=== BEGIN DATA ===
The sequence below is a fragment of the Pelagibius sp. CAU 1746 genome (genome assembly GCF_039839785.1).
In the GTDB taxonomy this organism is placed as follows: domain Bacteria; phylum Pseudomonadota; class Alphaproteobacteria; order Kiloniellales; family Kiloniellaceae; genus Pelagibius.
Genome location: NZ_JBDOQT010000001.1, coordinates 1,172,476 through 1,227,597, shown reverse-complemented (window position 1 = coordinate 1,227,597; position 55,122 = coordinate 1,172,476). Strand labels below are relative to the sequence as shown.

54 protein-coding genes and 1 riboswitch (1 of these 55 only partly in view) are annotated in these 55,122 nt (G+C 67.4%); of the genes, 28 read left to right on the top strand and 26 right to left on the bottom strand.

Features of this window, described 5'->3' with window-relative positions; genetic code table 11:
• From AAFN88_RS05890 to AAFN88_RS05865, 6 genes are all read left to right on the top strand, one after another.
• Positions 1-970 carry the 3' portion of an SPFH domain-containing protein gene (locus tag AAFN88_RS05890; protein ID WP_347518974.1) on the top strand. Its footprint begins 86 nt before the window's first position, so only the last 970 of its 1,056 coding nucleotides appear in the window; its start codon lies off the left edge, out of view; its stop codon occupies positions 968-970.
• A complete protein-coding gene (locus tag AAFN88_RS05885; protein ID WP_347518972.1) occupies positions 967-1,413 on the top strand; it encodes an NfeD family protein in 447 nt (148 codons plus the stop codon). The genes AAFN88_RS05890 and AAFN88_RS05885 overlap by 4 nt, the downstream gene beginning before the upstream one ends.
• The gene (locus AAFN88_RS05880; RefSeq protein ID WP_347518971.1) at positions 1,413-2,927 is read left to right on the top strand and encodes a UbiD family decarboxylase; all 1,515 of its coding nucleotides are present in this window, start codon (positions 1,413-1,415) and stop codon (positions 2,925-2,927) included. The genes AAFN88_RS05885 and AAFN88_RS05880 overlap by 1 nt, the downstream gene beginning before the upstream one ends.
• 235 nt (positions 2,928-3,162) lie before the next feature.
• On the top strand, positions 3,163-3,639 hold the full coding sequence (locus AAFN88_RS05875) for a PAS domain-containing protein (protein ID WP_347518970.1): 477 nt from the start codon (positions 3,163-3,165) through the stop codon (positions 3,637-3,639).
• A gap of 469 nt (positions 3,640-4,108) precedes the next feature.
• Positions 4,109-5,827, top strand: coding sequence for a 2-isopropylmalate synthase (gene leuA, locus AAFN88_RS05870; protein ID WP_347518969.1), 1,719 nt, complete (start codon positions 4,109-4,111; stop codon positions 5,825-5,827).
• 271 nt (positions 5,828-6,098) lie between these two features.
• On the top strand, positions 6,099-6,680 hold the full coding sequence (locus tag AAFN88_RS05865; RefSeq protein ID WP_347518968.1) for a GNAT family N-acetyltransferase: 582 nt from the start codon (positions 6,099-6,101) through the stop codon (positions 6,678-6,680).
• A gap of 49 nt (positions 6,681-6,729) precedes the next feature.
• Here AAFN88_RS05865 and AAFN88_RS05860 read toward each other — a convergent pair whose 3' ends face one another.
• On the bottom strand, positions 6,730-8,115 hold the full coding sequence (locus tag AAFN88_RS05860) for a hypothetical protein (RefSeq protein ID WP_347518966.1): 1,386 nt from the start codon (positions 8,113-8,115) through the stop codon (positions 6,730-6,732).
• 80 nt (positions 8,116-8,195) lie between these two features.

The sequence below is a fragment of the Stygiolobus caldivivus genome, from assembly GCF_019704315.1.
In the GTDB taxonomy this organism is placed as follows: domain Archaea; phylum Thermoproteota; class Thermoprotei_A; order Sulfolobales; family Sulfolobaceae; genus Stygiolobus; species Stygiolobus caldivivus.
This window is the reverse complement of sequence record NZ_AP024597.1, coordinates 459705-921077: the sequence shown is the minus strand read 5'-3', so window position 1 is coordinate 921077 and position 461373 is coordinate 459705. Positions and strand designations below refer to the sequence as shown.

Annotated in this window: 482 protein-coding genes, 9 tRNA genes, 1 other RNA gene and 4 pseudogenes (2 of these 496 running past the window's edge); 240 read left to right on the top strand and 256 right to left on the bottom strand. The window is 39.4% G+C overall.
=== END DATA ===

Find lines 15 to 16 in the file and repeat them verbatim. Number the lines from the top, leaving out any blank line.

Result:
• On the top strand, positions 6,099-6,680 hold the full coding sequence (locus tag AAFN88_RS05865; RefSeq protein ID WP_347518968.1) for a GNAT family N-acetyltransferase: 582 nt from the start codon (positions 6,099-6,101) through the stop codon (positions 6,678-6,680).
• A gap of 49 nt (positions 6,681-6,729) precedes the next feature.